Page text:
ST. PAUL, Minn. (AP) — Frustrated by a transportation plan stuck in neutral at the Capitol, Gov. Mark Dayton ramped up pressure Thursday on majority House Republicans to produce a viable alternative to his multi-billion dollar proposal for roadwork and mass-transit projects.

Dayton joined Democratic Senate Majority Leader Tom Bakk in questioning the GOP’s commitment to tackling the transportation-funding issue this year as the session nears its midpoint. Dayton said the options raised by his adversaries so far amount to “a slice of the surplus and a double-dose of make-believe.”

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Dayton has proposed a new gas tax of at least 16 cents per gallon and higher vehicle registration fees to dedicate billions of dollars more for long-term transportation spending. It mirrors a Senate DFL plan.

“I urge the House to step up. They’re co-governing with us and they need to take on that responsibility,” Dayton said. “Quit whacking the pinata of my proposal and come forward with your own.”

Republican House Speaker Kurt Daudt said his caucus won’t raise the gas tax, especially in light of a $1.87 billion budget surplus. He said the GOP would release a comprehensive proposal soon, but have already given indications that they’ll carve off part of the surplus to provide a quick dose of road money.

“It’s disappointing that Democrat leaders have doubled down on their unpopular plan to raise the gas tax and take more money out of the pockets of hardworking Minnesotans,” Daudt said in a written statement.

House Transportation Finance Committee Chairman Tim Kelly said the GOP plan could also seek to earmark taxes already assessed on auto parts and rental cars for transportation purposes.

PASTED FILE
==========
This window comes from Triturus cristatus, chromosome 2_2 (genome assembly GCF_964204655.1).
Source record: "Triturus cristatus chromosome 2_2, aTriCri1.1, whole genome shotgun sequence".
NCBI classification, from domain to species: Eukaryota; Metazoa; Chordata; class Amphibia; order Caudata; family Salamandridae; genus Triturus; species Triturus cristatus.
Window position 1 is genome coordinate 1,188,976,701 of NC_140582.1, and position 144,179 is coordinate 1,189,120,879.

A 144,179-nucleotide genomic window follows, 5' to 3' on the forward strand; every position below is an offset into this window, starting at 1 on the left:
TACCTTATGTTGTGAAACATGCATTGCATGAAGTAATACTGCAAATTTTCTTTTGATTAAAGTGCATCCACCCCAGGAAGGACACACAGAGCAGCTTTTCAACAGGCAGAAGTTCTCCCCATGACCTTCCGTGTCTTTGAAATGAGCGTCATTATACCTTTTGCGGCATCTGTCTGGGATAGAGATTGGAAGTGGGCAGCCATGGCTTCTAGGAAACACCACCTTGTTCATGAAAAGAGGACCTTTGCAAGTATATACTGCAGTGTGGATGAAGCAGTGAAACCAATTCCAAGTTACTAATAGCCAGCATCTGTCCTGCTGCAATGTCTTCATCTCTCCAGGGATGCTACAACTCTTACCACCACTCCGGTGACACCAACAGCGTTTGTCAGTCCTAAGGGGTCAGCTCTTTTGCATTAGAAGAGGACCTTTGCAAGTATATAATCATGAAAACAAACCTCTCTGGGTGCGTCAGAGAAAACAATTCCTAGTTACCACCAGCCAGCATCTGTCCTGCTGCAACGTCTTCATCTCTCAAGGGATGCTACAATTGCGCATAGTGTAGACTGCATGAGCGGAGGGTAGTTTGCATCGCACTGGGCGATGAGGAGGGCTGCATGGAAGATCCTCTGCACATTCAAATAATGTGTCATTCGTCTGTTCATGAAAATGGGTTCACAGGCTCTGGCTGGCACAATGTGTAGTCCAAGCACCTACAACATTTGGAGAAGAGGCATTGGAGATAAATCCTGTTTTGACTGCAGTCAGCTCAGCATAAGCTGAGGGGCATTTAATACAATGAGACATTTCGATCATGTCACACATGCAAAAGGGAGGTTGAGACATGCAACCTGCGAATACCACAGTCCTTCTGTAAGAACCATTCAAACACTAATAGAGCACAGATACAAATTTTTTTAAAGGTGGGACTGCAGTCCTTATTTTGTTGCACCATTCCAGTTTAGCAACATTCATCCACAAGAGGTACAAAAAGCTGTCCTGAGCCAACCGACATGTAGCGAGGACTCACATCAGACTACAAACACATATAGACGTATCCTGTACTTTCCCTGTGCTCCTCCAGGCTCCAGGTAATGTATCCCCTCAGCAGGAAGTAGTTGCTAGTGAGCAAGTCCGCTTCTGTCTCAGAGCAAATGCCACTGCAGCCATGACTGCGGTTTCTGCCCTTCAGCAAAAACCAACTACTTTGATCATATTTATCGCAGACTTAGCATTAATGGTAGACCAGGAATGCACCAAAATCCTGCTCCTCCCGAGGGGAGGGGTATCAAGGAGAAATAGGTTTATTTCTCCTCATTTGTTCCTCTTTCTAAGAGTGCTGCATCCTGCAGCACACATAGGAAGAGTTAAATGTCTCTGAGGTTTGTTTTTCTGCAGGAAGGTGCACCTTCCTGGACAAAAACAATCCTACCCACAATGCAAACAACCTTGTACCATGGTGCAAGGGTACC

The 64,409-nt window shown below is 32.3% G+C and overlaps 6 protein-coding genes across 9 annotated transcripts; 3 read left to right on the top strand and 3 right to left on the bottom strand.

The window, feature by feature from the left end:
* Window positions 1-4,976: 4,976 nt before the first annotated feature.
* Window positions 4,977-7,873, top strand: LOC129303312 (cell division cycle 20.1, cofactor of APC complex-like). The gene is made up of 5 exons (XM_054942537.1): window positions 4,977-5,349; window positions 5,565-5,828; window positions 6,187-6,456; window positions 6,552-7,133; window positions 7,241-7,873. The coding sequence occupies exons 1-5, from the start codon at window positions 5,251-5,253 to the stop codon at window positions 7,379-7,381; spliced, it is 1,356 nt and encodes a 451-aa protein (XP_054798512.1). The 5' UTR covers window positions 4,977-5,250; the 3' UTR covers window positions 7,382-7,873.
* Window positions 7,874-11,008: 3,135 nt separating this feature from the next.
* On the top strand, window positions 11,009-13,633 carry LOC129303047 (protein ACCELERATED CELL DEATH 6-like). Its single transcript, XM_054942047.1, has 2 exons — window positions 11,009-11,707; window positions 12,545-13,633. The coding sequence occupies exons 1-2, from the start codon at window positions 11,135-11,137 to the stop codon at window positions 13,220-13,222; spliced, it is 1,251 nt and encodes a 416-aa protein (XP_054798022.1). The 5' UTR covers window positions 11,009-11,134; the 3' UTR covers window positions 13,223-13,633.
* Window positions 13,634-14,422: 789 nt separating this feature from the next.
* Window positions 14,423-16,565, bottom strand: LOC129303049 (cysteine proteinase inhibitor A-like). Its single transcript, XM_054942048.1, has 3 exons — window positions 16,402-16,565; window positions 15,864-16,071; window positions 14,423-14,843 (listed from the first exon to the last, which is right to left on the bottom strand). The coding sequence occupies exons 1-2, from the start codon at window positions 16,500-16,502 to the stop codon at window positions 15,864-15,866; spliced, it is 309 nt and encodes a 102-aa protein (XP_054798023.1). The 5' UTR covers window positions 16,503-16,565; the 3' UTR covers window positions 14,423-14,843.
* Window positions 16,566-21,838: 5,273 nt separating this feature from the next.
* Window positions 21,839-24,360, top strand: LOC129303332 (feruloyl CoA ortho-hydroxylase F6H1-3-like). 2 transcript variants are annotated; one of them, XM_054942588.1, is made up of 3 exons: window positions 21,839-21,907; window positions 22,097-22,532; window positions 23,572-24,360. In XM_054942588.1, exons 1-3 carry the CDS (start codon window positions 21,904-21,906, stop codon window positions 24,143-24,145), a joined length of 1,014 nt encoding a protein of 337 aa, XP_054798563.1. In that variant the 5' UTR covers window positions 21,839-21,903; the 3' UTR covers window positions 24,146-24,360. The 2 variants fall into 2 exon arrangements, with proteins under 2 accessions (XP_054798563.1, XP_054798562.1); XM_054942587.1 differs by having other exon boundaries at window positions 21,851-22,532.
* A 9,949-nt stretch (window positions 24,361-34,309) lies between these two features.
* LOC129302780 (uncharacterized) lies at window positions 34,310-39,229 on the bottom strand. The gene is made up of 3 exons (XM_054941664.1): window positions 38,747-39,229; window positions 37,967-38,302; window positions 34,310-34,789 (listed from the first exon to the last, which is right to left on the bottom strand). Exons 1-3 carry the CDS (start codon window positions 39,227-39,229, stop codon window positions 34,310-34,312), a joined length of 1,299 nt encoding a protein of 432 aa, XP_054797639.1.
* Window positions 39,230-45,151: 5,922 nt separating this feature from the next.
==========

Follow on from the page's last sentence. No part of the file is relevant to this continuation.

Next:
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“When you start adding all those up, there will be no good argument for raising taxes,” Kelly said.

However, such set-asides wouldn’t be binding on future legislators unless written into the constitution by voter referendum.

House Minority Leader Paul Thissen said his chamber’s Democrats will put up at least 31 votes for a transportation plan that includes new taxes, which would take 68 to pass. But, he said, “It’s now incumbent on Republicans to put out a plan that actually solves the problem, something they haven’t done yet.”

Bakk said Senate Democrats oppose using money from the general treasury for transportation because it would compete against education, nursing homes and other spending priorities. In rough times, he said transportation money could be the first thing cut, causing a greater backlog in road-and-bridge work. The gas tax is constitutionally dedicated to highway construction.

“Going down the road and trying to commit general fund money when we happen to have a little bit around is not a transportation plan,” Bakk said. “It’s just kicking the can down the road.”

Dayton will keep up his transportation offensive on Friday with a visit to St. Cloud and Willmar to discuss area projects that could result from his plan.

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